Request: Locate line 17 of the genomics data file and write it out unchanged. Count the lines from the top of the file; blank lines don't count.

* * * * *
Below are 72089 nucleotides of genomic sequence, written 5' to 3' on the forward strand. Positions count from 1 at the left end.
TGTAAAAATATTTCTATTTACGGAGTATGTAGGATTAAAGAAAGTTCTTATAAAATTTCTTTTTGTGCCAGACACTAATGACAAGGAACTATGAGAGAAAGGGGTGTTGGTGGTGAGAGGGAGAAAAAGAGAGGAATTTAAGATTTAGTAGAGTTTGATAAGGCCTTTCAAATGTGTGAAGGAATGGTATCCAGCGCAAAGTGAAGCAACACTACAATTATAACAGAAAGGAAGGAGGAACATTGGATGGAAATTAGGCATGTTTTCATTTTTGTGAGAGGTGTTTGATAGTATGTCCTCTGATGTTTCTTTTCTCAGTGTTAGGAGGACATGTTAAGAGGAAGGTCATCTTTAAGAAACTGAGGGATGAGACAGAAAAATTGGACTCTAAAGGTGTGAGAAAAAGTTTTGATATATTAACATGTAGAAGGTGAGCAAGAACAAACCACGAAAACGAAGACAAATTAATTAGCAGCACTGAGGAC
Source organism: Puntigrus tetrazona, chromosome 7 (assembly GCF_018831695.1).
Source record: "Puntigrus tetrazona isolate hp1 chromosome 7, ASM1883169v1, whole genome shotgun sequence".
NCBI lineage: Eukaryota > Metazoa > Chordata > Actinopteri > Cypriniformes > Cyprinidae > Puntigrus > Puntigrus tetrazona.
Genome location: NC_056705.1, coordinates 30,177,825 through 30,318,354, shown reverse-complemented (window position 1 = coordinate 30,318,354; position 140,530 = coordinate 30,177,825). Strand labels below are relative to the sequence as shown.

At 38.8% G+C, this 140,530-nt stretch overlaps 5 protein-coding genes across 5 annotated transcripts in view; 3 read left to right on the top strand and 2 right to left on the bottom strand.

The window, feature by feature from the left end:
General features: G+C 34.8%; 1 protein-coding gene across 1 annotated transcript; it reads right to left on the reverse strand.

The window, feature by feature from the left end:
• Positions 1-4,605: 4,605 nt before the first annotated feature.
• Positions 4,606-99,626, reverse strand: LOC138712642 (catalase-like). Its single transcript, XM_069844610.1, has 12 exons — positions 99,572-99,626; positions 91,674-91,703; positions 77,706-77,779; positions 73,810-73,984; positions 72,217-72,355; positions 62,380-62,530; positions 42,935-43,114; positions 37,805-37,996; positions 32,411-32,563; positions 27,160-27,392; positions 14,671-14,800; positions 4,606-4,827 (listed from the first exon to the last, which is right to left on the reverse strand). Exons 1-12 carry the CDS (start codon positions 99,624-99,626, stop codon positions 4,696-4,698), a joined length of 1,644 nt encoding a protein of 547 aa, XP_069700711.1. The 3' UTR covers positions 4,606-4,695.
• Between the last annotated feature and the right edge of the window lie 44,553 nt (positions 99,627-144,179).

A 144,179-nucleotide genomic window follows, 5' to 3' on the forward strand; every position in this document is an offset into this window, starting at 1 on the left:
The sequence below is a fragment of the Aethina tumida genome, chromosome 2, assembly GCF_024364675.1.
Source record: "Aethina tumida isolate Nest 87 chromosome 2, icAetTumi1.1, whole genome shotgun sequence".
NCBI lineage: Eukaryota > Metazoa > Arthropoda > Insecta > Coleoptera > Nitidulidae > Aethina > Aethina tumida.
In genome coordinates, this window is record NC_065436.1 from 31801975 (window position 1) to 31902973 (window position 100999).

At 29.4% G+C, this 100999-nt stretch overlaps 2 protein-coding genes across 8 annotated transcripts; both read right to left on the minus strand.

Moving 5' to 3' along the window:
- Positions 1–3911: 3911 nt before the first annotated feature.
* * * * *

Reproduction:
NCBI lineage: Eukaryota > Metazoa > Arthropoda > Insecta > Coleoptera > Nitidulidae > Aethina > Aethina tumida.